Friday, April 27, 2018

Movie Review: THE COMMUTER (2018) Starring Liam Neeson


Director: Jaume Collet-Serra
Genre: Action, Crime, Drama
Starring: Liam Neeson, Vera Farmiga, Patrick Wilson, Sam Neill, Elizabeth McGovern, Andy Nyman, Jonathan Banks
Runtime: 105 min
Rating: PG-13 for some intense action/violence, and language
Purchasing Links: DVD, Blu-ray

Read the review after the jump.

The Commuter Liam Neeson movie Image


Review by Popa Razvan

Liam Neeson is back starring as an everyday man confronted with overwhelming odds as he tries to figure out a mysterious conspiracy aboard a train. Sound familiar ? Maybe because Neeson is reunited with director Jaume Collet-Serra, with whom he's worked before on "Non-Stop", a similarly plotted film aboard an airplane. The two have also collaborated on two other films, "Run All Night" and "Unknown". This one is perhaps not their best work together, but it's still wildly entertaining, flying in the face of logic and somehow getting away with it against all odds, much like the film's protagonist.

Neeson stars as Michael MacCauley, a family man who commutes to work everday. The film opens with a montage that highlights the MacCauley family's daily routine and Michael's interactions with various people during his commutes, efficiently laying down the foundation for the film's plot. Then, one day, Michael is fired from his job as a life insurance salesman after 10 years, and boards the train home for what is about to be the ride of his life. He is approached by a mysterious woman (Vera Farmiga), who proposes a deal that would earn him a considerable sum of money, but would have consequences of the deadly kind for one of the passengers on the train. What is at first a hypothetical situation soon becomes a matter of life or death as his own family is threatened unless he can find one particular unknown passenger and plant a GPS tracker on that person.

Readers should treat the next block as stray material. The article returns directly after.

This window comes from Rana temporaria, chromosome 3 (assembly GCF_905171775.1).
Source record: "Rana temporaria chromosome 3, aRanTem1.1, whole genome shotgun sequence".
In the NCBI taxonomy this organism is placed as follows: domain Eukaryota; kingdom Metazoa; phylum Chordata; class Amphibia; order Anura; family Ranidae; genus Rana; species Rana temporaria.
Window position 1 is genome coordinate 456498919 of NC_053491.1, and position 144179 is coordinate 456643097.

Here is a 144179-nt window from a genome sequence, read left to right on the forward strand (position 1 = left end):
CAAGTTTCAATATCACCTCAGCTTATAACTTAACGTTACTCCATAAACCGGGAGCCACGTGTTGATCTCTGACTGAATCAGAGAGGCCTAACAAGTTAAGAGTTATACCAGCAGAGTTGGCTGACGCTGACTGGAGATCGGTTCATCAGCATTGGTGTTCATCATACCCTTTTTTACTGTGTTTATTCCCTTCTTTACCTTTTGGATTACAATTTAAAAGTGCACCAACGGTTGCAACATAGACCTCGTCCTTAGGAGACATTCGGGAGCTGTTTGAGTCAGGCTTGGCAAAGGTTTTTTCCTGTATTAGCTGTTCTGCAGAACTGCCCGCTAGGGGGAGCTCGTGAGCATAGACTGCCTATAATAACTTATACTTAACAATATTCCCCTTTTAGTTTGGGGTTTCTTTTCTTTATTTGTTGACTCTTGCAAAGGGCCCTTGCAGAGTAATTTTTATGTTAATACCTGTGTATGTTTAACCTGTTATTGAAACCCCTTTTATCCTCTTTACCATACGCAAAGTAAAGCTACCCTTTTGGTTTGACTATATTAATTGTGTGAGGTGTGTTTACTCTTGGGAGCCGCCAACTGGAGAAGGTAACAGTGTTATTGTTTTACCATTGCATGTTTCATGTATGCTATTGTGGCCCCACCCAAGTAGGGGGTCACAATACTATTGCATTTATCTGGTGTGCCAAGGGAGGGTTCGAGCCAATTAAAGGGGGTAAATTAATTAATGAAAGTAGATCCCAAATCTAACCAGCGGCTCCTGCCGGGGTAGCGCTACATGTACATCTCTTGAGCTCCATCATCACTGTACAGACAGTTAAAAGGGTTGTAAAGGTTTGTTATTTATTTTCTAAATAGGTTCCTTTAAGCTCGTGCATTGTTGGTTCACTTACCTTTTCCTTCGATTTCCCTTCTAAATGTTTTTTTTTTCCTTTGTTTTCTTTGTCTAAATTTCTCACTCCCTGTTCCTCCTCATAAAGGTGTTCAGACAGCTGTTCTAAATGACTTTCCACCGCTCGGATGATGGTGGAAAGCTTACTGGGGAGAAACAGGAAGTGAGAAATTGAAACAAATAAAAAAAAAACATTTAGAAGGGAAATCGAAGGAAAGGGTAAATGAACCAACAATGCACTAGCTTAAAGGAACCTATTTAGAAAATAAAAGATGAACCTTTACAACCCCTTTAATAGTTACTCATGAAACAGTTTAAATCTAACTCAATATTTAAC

The Commuter 2018 Liam Neeson

There's a moral dilemma in there somewhere, but it never gets much traction as MacCauley ends up being a clear cut character with few shades to his personality. He plows through the plot towards a by-the-numbers conclusion. He's also an ex-cop, a fact revealed early in the film, which is essential to the plot. The character might not be as interesting and complex as others in Neeson's collaboration with Serra, but the decisions he's forced to make and the running around putting the mystery pieces together all work because Neeson is a terrific actor who can turn the most ridiculous plot beats into (semi)plausible character moments. The plot itself is also of the nonsensical kind, but Serra makes it very easy to just slip into it if you're willing to give it a break when it goes off the rails (pun intended). The supporting characters, however, are the film's weakness, bland and poorly written. Farmiga, who could have been a very interesting antagonist, is only in the movie for a couple of minutes and then spends the rest of the film as a voice on the phone. Very disappointing.

While Liam Neeson is still capable of handling this kind of one-man show, he might be getting a little too old for the action sequences. That's where visual effects come into play. One particularly crafty moment focuses on a fight scene between Neeson's character and a bad guy inside the train. In this scene Serra employs the use of CGI effects to create the illusion of seamless single-take shots, and of various props getting smashed. It's a fairly tense sequence, but poor application of effects makes it look fake in the end.


And speaking of the CGI, the visual effects are not as good as I'd hoped. The trailers spoiled the film's train crash, a pivotal set piece that occurs towards the film's final act. The whole thing is ruined by atrocious CGI, a clear casualty of the film's modest $30 million budget. Sadly, throughout the entire film the effects are lacking or stick out when they shouldn't (as mentioned above). Perhaps Serra was over-ambitious given the small budget. Whatever the case, it's not the kind of thing you want to notice when the big action gears up.

Aside from some clunky action and unfortunate visual effects, as well as the convoluted and occasionally nonsensical plot , "The Commuter" is an okay thriller. It's nothing out of the ordinary, and it's not likely to spark any debates once you're done watching, but if you're looking for an unpretentious thrill ride led by an excellent actor, this one should do the trick.



  • Liam Neeson
  • An interesting premise
  • Entertaining enough if you overlook the bad parts

  • Bad visual effects
  • A by-the-numbers plot and dull characters
  • Farmiga is wasted



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